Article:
To free your mind, just get outside and walk
In the June 14, 2004, issue of The New Yorker magazine, there was an essay titled “Blocked! Why Do Writers Stop Writing?” Therein one of the Romantic poets, Coleridge, was cited as a prime example of a writer who suffered from that peculiar malady known as writer’s block:
“Yesterday was my Birth Day” … Coleridge wrote in his notebook in 1804, when he was 32. “So completely has a whole year passed, with scarcely the fruits of a month. — O Sorrow and Shame … I have done nothing!’”
It was true. Most of the poems for which he is remembered were written when he was in his mid-20s. After that, any ambitious writing project inspired in him ... “an indefinite indescribable Terror.”
Therein the point was made that “Coleridge is one of the first known cases of what we call writer’s block. Sometimes, ‘block’ means complete shutdown: the writer stops writing, or stops producing anything that seems to him worth publishing. In other cases, he simply stops writing what he wants to write. He may manage other kinds of writing, but not the kind he sees as his vocation. (Coleridge turned out a great deal of journalism and literary criticism in his later years, but he still saw himself as disabled, because he wasn’t writing serious poetry.)”
Some time ago, I received an email from a reader asking advice. She had been working on a novel for young adults set in the Smokies, for which she had a publisher and the inevitable deadline.
Things were going well, she thought, up until she came down with what she described as “a bad case of writer’s block.” I asked her to describe the symptoms. As anticipated, she had become an expert at “procrastination” — coming up with anything from polishing the silverware to bathing the dog to defrosting the refrigerator to shopping at Walmart that would “justify” not sitting down at her desk and writing. When she ran out of excuses and reluctantly made it to her desk, she almost always experienced what she (brilliantly it must be allowed) described as “brain jam.” Her thoughts would become so jumbled it required great effort to compose a paragraph. On those few days when she managed to produce a page or two, after spending the whole day at her desk, she would go to bed feeling pretty good about things. But the next morning, “upon further review,” they would seem so poorly written she immediately deleted them from her computer.
“What can I do,” she asked. “Writing is what I love most of all, but now I can’t do it.”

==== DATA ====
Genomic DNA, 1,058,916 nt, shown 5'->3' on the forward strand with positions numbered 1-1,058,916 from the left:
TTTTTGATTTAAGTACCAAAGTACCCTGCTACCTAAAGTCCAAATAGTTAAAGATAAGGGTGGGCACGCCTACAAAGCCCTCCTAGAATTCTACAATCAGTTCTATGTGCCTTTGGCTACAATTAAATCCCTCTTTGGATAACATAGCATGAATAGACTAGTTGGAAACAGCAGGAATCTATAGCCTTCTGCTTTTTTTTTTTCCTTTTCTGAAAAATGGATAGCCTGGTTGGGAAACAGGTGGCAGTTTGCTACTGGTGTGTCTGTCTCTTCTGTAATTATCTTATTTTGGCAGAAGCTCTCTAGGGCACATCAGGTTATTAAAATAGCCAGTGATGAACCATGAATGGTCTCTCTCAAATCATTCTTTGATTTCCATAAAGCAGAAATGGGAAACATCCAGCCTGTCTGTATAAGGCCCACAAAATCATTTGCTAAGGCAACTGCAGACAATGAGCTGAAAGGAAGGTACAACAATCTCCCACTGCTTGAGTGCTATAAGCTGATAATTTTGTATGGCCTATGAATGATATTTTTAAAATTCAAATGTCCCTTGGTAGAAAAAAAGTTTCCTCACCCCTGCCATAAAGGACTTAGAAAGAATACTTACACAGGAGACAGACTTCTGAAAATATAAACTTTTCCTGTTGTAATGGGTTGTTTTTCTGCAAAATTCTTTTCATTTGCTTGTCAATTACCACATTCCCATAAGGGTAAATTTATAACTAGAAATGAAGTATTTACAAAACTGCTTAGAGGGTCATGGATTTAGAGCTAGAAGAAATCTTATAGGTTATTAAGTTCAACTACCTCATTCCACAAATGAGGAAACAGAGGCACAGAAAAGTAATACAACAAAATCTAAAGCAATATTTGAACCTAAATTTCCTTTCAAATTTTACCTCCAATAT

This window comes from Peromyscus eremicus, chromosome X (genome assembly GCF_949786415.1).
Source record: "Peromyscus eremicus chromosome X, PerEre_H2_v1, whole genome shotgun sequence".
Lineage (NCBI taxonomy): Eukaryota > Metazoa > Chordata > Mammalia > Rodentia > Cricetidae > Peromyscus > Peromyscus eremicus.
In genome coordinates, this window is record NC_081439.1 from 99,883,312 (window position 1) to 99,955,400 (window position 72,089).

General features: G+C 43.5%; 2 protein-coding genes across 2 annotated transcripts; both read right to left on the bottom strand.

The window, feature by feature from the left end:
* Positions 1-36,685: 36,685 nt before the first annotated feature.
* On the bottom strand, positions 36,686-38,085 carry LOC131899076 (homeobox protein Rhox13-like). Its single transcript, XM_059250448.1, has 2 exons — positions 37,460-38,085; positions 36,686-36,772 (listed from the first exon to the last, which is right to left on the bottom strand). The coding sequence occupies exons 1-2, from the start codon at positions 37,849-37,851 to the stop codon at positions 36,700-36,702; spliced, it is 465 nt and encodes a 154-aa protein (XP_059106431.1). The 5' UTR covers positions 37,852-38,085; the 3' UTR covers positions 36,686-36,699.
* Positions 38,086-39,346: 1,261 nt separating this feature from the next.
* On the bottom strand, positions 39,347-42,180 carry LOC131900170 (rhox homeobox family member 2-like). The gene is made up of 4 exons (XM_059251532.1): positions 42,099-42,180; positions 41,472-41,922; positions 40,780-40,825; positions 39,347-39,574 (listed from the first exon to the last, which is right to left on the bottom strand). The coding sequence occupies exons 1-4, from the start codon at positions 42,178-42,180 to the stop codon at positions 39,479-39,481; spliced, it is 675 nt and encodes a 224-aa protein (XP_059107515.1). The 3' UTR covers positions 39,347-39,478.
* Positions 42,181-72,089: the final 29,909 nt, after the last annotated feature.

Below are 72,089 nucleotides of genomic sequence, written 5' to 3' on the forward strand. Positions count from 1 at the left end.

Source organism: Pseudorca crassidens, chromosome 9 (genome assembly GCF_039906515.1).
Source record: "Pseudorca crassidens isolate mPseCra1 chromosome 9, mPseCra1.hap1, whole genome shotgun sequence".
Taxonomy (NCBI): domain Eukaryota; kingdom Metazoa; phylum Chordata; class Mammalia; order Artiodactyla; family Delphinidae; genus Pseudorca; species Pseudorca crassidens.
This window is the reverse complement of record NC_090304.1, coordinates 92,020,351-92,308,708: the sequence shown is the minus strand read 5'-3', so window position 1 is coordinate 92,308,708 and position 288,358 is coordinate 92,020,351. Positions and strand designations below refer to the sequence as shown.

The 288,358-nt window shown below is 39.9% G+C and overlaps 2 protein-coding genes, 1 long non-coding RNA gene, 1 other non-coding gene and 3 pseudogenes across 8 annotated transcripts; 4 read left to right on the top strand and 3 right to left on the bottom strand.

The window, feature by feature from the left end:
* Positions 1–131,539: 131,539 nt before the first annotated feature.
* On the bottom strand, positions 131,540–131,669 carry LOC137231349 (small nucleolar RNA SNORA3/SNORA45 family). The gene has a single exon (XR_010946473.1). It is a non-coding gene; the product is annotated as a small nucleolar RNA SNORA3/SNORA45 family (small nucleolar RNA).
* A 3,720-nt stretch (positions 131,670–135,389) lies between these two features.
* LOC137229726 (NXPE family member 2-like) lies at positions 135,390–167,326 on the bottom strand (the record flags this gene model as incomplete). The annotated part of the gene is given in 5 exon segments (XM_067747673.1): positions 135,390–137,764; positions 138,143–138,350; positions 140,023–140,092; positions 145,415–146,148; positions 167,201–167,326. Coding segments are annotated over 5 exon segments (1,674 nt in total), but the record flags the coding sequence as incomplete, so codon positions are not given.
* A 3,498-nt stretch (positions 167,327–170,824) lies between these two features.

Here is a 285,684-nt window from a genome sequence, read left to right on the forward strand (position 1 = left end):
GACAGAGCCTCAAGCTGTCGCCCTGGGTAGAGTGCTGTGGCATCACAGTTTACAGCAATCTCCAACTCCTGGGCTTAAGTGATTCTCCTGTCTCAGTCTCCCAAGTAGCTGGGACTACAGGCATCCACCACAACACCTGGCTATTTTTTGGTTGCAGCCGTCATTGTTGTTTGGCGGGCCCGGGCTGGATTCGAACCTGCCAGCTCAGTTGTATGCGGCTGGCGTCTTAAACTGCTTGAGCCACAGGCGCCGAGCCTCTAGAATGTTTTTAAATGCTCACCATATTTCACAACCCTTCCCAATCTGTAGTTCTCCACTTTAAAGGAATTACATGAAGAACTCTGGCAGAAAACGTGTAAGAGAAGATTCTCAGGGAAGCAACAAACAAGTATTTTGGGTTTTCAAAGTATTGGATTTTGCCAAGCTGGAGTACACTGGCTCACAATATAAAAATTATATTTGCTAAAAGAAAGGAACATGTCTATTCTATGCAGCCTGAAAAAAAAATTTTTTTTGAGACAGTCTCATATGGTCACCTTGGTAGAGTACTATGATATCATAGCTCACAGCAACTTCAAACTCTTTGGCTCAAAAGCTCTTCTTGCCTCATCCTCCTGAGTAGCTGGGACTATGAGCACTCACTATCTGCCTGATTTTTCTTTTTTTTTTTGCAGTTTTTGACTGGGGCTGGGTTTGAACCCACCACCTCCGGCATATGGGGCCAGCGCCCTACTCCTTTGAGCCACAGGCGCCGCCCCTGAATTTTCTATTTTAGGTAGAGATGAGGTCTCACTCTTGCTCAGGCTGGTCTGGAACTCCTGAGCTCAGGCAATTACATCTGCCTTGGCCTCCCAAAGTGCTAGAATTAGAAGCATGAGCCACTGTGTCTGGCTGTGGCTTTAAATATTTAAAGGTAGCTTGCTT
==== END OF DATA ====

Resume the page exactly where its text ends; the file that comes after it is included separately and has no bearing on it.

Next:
I wrote back, saying that I not only recognized the symptoms but could prescribe the cure: “When in doubt do what Aristotle, Shakespeare, Blake, Wordsworth, Coleridge, Keats, Byron, Hazlitt, Darwin, Emerson, Thoreau, Whitman, Muir, et al, did — take a walk. That’s right take a walk. It’s that simple. A nice walk will clear your mind and whet your appetite for writing. If walking doesn’t work, nothing will.”
I suggested she might read Austerlist, the magnificent novel by the German author W.G. Sebald that appeared in 2001 (in English translation) shortly before his death in an automobile accident. In Austerlitz, the main character sufferers from what you call “brain jam,” and has fallen into the clutches of the mother of all writer’s blocks. “The various ideas I entertained at various times ... ranged from the concept of a systematically descriptive work in several volumes to a series of essays on such subjects as hygiene and sanitation, the architecture of the penal system, secular temples, hydrotherapy, zoological gardens, departure and arrival, light and shade, steam and gas, and so forth. However, even a first glance at the papers I had brought here from the Institute … showed that they consisted largely of sketches which now seemed misguided, distorted, and of little use … Reading and writing had always been my favorite occupation … but now I found writing such hard going that it took me a whole day to compose a single sentence, with the greatest effort … I saw the awkward falsity of my constructions and the inadequacy of all the words I had employed … Now and then a train of thought did succeed in emerging with wonderful clarity inside my head, but I knew even as it formed that I was in no position to record it, for as soon as I picked up my pencil the endless possibilities of language, to which I could once safely abandon myself, became a conglomeration of the most inane places.”
Austerlitz’s self-prescribed antidote to this malaise was nocturnal excursions along the streets of London:
“For over a year, I think,” said Austerlitz, “I would leave my house as darkness fell, walking on and on, down the Mile End Road and Bow Road to Stratford, then to Chigwell and Romford, right across Bethnal Green and Canonbury, through Holloway and Kentish Town and thus to Hampstead Heath, or else south over the river to Peckham and Dulwich or westward to Richmond Park. It is a fact that you can traverse this vast city almost from end to end on foot in a single night.”
“You need not walk all night,” I cautioned. “Just get out the door and let your feet find their own way. There will be enjambments, of course, but before long you will have rediscovered the syntax at the heart of the way things are and return to the work that provides such joy.”